It's common for software systems to make remote calls to software running in different processes, probably on different machines across a network. One of the big differences between in-memory calls and remote calls is that remote calls can fail, or hang without a response until some timeout limit is reached. What's worse if you have many callers on a unresponsive supplier, then you can run out of critical resources leading to cascading failures across multiple systems. In his excellent book Release It, Michael Nygard popularized the Circuit Breaker pattern to prevent this kind of catastrophic cascade.
The basic idea behind the circuit breaker is very simple. You wrap a protected function call in a circuit breaker object, which monitors for failures. Once the failures reach a certain threshold, the circuit breaker trips, and all further calls to the circuit breaker return with an error, without the protected call being made at all. Usually you'll also want some kind of monitor alert if the circuit breaker trips.
Continue reading Martin Fowler article on circuit barriers for fault tolerance implementaton.
1 Fault tolerant libraries
There are several fault tolerant implementations in Java including:
- Nextlix Hystrix, is a latency and fault tolerance library designed to isolate points of access to remote systems, services and 3rd party libraries, stop cascading failure and enable resilience in complex distributed systems where failure is inevitable.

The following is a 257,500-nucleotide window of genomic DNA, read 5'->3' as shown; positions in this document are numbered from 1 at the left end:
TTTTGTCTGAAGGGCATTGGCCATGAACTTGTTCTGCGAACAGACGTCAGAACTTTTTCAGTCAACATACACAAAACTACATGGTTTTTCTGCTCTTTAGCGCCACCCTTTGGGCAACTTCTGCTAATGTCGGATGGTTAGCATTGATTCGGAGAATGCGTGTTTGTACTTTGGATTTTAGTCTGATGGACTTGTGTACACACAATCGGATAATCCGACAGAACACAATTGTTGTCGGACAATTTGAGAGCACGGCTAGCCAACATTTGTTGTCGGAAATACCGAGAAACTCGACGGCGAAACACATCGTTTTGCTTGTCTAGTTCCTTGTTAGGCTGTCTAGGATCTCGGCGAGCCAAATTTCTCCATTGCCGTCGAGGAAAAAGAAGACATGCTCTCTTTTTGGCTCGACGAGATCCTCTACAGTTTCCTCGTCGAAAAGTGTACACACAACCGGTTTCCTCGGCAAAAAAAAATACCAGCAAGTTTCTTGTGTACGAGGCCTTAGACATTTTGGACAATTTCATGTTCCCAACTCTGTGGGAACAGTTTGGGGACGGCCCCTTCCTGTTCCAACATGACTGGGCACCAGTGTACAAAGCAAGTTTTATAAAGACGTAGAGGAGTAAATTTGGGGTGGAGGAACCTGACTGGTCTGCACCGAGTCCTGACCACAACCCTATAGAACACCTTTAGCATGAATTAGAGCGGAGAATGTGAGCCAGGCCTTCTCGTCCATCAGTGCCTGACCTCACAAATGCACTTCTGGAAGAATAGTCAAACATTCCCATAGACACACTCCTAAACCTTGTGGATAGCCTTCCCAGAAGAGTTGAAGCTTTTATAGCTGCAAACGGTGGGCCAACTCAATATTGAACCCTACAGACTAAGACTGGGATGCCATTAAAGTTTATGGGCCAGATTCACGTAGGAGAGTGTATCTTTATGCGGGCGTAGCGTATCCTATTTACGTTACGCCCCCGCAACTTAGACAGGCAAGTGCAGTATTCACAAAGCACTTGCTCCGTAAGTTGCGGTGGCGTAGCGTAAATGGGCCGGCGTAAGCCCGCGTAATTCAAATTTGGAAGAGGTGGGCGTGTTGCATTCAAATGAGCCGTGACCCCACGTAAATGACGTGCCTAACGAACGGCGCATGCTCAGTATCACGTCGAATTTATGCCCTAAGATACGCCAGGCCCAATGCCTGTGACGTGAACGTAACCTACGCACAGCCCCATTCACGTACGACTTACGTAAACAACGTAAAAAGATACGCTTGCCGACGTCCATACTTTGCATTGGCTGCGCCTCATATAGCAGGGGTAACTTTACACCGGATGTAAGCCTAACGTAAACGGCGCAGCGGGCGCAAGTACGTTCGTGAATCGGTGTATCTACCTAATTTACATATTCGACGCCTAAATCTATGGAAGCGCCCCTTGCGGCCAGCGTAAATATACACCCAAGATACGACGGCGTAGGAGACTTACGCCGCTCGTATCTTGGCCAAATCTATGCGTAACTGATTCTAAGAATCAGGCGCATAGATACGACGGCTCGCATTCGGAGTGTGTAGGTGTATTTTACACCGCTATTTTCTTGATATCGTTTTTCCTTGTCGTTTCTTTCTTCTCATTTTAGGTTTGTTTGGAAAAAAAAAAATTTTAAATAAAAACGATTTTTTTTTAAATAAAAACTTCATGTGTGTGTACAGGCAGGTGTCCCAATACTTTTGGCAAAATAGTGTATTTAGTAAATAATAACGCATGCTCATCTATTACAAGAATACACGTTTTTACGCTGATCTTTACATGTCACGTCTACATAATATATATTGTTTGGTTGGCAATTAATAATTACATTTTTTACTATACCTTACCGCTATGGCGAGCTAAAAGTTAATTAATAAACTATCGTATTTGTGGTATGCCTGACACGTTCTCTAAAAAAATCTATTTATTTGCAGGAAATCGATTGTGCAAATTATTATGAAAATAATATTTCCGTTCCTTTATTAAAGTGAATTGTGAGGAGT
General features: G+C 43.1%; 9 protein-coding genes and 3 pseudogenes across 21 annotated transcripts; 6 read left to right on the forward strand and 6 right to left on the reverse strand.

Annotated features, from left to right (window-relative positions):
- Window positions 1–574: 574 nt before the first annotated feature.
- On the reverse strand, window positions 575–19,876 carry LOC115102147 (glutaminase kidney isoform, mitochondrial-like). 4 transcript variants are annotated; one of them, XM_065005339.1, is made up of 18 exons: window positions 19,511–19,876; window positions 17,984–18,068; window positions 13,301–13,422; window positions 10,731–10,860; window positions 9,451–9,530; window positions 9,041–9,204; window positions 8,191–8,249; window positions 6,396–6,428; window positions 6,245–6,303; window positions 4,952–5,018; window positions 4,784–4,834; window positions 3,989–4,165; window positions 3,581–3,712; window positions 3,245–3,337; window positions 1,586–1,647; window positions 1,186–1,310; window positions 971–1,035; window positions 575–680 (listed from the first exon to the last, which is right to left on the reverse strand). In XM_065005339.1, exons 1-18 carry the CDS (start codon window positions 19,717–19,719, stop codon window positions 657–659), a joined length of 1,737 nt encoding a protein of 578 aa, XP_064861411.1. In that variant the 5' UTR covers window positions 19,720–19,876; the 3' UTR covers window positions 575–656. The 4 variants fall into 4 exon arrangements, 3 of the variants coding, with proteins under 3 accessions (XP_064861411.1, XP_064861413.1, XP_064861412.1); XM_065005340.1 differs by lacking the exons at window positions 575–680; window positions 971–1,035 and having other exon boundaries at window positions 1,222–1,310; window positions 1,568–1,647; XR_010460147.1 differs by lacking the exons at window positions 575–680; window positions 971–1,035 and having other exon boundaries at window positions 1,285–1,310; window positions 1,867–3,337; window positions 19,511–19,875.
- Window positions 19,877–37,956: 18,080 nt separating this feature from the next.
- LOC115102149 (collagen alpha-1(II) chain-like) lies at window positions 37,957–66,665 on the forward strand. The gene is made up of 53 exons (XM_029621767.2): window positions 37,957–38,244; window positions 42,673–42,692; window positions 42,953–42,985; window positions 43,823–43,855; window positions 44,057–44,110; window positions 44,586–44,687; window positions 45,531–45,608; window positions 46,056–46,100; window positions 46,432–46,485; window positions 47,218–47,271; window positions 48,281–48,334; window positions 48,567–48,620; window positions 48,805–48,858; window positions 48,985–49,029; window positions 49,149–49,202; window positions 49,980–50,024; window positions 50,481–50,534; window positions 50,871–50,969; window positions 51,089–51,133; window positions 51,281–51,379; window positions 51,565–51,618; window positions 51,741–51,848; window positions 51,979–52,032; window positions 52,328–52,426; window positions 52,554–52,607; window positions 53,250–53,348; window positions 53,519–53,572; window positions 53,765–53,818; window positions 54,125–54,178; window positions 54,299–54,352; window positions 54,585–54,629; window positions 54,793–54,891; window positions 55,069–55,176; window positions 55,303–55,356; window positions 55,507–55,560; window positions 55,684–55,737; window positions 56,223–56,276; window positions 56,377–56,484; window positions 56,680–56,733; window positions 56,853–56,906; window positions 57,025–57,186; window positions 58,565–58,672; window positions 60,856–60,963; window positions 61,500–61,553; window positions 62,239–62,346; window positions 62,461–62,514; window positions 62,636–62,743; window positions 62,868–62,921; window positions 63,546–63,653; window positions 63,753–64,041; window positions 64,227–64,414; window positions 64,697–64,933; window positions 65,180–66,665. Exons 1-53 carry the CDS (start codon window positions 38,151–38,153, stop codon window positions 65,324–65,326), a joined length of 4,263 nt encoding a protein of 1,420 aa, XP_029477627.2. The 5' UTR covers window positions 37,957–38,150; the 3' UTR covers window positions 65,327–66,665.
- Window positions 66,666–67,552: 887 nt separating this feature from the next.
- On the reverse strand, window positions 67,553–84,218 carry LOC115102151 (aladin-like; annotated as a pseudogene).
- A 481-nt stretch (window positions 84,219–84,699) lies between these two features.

- Resilenze4J, a lightweight fault tolerance library inspired by Netflix Hystrix, but designed for Java 8 and functional programming created by Robert Winkler.
- Istio, a library that supports managing traffic flows between microservices, enforcing access policies, and aggregating telemetry data, all without requiring changes to the microservice code.
2 Circuit barrier libraries
- Failsafe, a lightweight, zero-dependency library for handling failures
3 Retry libraries
- Retry4j, a library to assist with retrying transient failure situations or unreliable code
- Java retry, lets developers make their applications more resilient by adding robust transient fault handling logic
- Guava retrying, a small extension to Google's Guava library to allow for the creation of configurable retrying strategies for an arbitrary function call, such as something that talks to a remote service with flaky uptime